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The Guardian - AU
The Guardian - AU
Justin McCurry in Osaka

Japan may seek to dissolve Moonies church in wake of Shinzo Abe killing

A portrait of Japan's former prime minister Shinzo Abe is seen during a memorial service on the first anniversary of his death, at Zojoji Temple in Tokyo on July 8, 2023.
A portrait of Japan's former prime minister Shinzo Abe is seen during a memorial service on the first anniversary of his death, at Zojoji Temple in Tokyo on July 8, 2023. The Unification church may be dissolved in the wake of an inquiry sparked by the killing. Photograph: Philip Fong/AFP/Getty Images

Japan’s government may ask courts to order the dissolution of the Unification church following the assassination in July last year of the former prime minister Shinzo Abe, according to multiple local reports.

The church, whose members are known colloquially as Moonies, could be subject to a court order to disband as early as next month, pending the completion of an inquiry into the group’s controversial fundraising activities, according to the Kyodo news agency, which cited an unnamed government source.

The Asahi Shimbun newspaper quoted unnamed sources as saying the government has concluded that dissolution would be appropriate given that the church had engaged in “vicious, organised and continued” activities that outweighed considerations of religious freedoms enshrined in the constitution.

Under Japan’s religious corporations law, a court can issue a dissolution order if an organisation has committed acts that are “clearly recognised as being substantially detrimental to public welfare”.

Groups that are dissolved are stripped of their status as a religious corporation, losing their exemption from corporate and property taxes, as well as a tax on income from monetary offerings, according to the Mainichi Shimbun.

But it could operate in a new incarnation. After it lost its status as a religious legal entity in late 1995, the Aum doomsday cult renamed itself Aleph and continues to recruit members and solicit donations, according to the justice ministry.

The government has been investigating the church – formally known as the Family Federation for World Peace and Unification – over its fundraising activities, while battling a scandal over the group’s ties to Japanese politicians, particularly members of the ruling Liberal Democratic party (LDP).

The prime minister, Fumio Kishida, may be hoping the move will quell criticism of his party’s ties to the church, the Asahi suggested. In the months after Abe’s death, the media uncovered evidence that LDP politicians – and a much smaller number of opposition MPs – had ties to the group, from giving speeches at church-sponsored events to enlisting followers to work on election campaigns.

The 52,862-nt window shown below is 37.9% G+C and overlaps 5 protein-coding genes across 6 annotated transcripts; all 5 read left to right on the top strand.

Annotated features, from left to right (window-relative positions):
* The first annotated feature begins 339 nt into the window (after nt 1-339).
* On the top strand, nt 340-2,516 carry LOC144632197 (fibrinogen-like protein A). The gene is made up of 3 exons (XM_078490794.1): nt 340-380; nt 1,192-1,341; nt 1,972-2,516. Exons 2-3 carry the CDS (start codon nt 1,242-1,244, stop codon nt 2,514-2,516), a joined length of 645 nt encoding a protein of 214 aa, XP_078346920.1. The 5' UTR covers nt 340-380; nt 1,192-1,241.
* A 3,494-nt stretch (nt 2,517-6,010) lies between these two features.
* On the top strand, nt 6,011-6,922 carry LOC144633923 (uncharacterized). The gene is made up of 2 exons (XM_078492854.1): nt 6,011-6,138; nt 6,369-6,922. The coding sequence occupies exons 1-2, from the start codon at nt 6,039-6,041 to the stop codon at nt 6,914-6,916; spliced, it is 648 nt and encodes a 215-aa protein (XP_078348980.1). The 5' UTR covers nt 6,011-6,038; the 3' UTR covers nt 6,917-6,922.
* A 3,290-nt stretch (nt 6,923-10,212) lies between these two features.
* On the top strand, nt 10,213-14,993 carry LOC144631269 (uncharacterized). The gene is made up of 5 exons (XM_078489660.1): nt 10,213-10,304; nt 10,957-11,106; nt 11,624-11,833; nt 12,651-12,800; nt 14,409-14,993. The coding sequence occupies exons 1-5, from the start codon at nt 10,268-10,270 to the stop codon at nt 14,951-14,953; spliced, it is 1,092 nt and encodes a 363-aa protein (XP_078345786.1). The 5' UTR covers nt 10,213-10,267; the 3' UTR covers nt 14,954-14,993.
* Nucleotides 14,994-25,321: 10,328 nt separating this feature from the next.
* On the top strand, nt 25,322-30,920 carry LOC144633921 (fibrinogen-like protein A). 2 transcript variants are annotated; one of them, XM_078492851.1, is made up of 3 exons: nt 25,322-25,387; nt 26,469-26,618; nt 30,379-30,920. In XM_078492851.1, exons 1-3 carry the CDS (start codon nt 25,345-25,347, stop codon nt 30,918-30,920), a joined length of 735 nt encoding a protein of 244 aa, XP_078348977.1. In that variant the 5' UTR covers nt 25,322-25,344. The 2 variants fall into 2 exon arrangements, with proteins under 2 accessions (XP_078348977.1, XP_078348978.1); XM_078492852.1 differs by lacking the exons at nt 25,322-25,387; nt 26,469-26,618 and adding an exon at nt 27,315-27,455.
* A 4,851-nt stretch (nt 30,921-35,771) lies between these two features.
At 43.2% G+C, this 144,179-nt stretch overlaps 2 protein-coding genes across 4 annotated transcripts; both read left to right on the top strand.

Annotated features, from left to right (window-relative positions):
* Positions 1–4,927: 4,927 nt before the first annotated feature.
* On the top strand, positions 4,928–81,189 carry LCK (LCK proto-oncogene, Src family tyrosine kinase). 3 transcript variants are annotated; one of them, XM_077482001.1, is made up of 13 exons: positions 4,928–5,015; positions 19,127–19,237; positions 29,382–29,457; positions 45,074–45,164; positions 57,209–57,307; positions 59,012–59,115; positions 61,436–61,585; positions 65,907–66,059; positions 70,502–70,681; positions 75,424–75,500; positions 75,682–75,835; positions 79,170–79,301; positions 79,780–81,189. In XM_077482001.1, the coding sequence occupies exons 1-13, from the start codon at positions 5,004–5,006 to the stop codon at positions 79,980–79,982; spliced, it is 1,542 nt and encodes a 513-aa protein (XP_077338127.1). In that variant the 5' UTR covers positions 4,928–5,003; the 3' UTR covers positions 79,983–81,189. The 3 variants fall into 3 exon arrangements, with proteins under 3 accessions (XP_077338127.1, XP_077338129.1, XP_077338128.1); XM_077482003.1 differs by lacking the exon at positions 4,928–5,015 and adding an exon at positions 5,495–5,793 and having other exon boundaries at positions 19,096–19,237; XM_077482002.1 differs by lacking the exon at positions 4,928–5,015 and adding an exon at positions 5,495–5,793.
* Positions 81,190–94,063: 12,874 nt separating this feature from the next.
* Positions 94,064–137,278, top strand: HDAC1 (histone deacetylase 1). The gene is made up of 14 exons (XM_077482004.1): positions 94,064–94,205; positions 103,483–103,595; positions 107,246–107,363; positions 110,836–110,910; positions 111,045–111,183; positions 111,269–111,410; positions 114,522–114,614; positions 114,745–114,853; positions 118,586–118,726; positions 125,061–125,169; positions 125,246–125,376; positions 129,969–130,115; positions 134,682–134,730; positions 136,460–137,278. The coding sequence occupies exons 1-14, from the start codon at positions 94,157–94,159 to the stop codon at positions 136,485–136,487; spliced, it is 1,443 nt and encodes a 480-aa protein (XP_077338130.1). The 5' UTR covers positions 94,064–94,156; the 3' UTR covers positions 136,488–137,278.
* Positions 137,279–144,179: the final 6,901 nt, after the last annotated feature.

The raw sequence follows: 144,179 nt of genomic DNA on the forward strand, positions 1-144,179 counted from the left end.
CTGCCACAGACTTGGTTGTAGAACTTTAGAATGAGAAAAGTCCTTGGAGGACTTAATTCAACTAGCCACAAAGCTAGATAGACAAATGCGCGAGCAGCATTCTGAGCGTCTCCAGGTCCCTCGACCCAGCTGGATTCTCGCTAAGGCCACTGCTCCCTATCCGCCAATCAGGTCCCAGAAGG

Some members of Kishida’s party have reportedly cautioned against dissolution, however, fearing that the government could be accused of trampling on religious freedoms.

Abe, whose grandfather, former prime minister Nobusuke Kishi, helped the ultra-conservative church establish a presence in Japan in the 1960s, was shot dead in July 2022 by a man who has said he harboured a grudge against the Unification church and Abe.

The suspect, Tetsuya Yamagami, whose trial on murder and other charges is not expected to start until next year, has reportedly told police he targeted the politician, whom he shot at close range with a homemade weapon at an election rally, because of his family’s ties to the Moonies.

Yamagami, who underwent a psychiatric evaluation lasting several months, said he blamed the church for bankrupting his family after his mother, a member, donated more than 100m yen (£542,000) to the group two decades earlier.

Abe was not a member, but sent a congratulatory video message to a church affiliate in late 2021, in which he said he shared its belief in traditional family values.

Testimony by former members, court rulings in civil lawsuits and church documents showed the group demanded huge financial donations through “spiritual sales” – in which followers are pressured into buying items, such as vases, at exorbitant prices.

Founded in South Korea in 1954 by the self-proclaimed messiah Sun Myung Moon, the church has established a global presence, with Japan proving fertile ground for converts and their donations.

The group claims to have 100,000 active believers in Japan and has collected nearly $1bn in donations since 1987 and generated 35,000 compensation claims, according to the National Network of Lawyers Against Spiritual Sales, which represents people who claim they have suffered financial damage because of the church.

Japan has around 180,000 registered religious organisations, but only two have received dissolution orders: the Aum Supreme Truth doomsday cult, whose members carried out a deadly sarin attack on the Tokyo subway in 1995, and the Myokakuji temple group, whose leaders were accused of defrauding followers.

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